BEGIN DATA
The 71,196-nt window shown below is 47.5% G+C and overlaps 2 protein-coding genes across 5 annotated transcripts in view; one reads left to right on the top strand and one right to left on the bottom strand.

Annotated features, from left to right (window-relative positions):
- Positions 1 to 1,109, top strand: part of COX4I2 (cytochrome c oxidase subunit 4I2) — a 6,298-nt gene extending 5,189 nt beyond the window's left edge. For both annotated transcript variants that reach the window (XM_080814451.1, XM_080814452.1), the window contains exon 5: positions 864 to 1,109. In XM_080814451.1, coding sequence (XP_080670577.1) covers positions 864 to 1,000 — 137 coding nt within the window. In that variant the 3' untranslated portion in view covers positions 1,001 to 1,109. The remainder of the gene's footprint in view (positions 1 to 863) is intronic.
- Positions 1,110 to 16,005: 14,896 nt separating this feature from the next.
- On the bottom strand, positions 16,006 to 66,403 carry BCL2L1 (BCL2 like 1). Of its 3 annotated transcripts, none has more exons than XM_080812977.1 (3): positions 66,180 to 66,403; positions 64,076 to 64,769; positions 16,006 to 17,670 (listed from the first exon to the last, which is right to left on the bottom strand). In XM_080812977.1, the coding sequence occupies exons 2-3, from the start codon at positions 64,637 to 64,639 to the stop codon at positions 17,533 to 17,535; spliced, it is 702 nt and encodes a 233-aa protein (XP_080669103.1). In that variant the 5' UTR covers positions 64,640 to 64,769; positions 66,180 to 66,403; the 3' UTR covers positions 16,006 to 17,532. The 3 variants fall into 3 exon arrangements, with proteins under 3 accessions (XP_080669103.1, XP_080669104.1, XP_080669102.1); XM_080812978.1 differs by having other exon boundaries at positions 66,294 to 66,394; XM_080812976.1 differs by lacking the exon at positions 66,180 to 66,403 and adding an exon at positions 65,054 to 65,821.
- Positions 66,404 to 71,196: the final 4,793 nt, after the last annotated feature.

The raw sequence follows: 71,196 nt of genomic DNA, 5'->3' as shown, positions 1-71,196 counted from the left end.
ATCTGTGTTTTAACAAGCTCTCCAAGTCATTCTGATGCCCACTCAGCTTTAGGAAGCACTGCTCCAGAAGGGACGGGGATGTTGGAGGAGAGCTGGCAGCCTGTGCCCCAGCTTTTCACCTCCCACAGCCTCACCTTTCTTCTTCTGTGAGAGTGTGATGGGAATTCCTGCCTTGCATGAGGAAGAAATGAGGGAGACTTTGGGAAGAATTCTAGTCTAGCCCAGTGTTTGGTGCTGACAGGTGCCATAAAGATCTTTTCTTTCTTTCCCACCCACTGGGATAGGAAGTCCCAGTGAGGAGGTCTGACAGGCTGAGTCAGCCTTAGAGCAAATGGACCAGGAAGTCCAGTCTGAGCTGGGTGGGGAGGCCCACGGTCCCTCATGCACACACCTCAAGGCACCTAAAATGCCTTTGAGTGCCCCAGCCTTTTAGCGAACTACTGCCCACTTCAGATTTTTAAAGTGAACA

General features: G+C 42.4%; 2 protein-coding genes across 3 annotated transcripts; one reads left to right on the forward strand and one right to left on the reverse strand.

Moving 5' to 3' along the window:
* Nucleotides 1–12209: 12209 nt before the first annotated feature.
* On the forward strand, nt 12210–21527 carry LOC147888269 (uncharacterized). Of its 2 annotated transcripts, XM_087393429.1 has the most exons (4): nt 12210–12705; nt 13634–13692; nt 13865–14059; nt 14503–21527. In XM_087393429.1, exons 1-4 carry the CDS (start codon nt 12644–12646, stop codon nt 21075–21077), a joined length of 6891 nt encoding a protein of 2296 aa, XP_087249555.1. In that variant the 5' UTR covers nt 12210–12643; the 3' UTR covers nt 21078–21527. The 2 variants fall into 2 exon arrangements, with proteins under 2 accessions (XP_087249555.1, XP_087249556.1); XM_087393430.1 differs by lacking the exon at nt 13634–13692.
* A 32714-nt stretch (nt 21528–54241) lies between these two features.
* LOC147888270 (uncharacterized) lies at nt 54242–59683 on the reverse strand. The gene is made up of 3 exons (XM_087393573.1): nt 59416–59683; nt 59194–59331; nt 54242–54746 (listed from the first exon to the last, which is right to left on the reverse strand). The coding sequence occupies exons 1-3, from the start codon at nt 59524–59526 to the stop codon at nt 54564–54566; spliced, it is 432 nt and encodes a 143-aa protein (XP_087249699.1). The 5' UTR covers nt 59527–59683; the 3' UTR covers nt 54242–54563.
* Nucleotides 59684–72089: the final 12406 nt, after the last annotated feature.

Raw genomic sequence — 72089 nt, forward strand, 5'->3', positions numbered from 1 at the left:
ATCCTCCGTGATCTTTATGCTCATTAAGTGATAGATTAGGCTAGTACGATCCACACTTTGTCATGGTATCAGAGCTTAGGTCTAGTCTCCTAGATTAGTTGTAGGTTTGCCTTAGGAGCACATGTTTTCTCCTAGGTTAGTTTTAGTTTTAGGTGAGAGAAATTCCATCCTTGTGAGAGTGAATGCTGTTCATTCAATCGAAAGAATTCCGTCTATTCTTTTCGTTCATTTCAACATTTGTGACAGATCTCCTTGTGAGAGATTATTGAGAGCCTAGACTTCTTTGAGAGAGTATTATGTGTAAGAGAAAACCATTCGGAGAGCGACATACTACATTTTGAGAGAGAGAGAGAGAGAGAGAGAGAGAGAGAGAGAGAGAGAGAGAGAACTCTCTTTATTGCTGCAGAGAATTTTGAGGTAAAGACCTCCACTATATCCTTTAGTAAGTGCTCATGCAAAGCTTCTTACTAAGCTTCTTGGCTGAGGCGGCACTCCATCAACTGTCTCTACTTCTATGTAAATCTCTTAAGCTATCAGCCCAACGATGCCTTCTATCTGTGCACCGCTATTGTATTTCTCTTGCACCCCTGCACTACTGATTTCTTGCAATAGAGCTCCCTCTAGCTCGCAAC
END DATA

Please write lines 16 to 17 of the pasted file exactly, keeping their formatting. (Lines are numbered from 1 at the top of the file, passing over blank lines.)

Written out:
Raw genomic sequence — 72089 nt, forward strand, 5'->3', positions numbered from 1 at the left:
ATCCTCCGTGATCTTTATGCTCATTAAGTGATAGATTAGGCTAGTACGATCCACACTTTGTCATGGTATCAGAGCTTAGGTCTAGTCTCCTAGATTAGTTGTAGGTTTGCCTTAGGAGCACATGTTTTCTCCTAGGTTAGTTTTAGTTTTAGGTGAGAGAAATTCCATCCTTGTGAGAGTGAATGCTGTTCATTCAATCGAAAGAATTCCGTCTATTCTTTTCGTTCATTTCAACATTTGTGACAGATCTCCTTGTGAGAGATTATTGAGAGCCTAGACTTCTTTGAGAGAGTATTATGTGTAAGAGAAAACCATTCGGAGAGCGACATACTACATTTTGAGAGAGAGAGAGAGAGAGAGAGAGAGAGAGAGAGAGAGAGAGAGAGAACTCTCTTTATTGCTGCAGAGAATTTTGAGGTAAAGACCTCCACTATATCCTTTAGTAAGTGCTCATGCAAAGCTTCTTACTAAGCTTCTTGGCTGAGGCGGCACTCCATCAACTGTCTCTACTTCTATGTAAATCTCTTAAGCTATCAGCCCAACGATGCCTTCTATCTGTGCACCGCTATTGTATTTCTCTTGCACCCCTGCACTACTGATTTCTTGCAATAGAGCTCCCTCTAGCTCGCAAC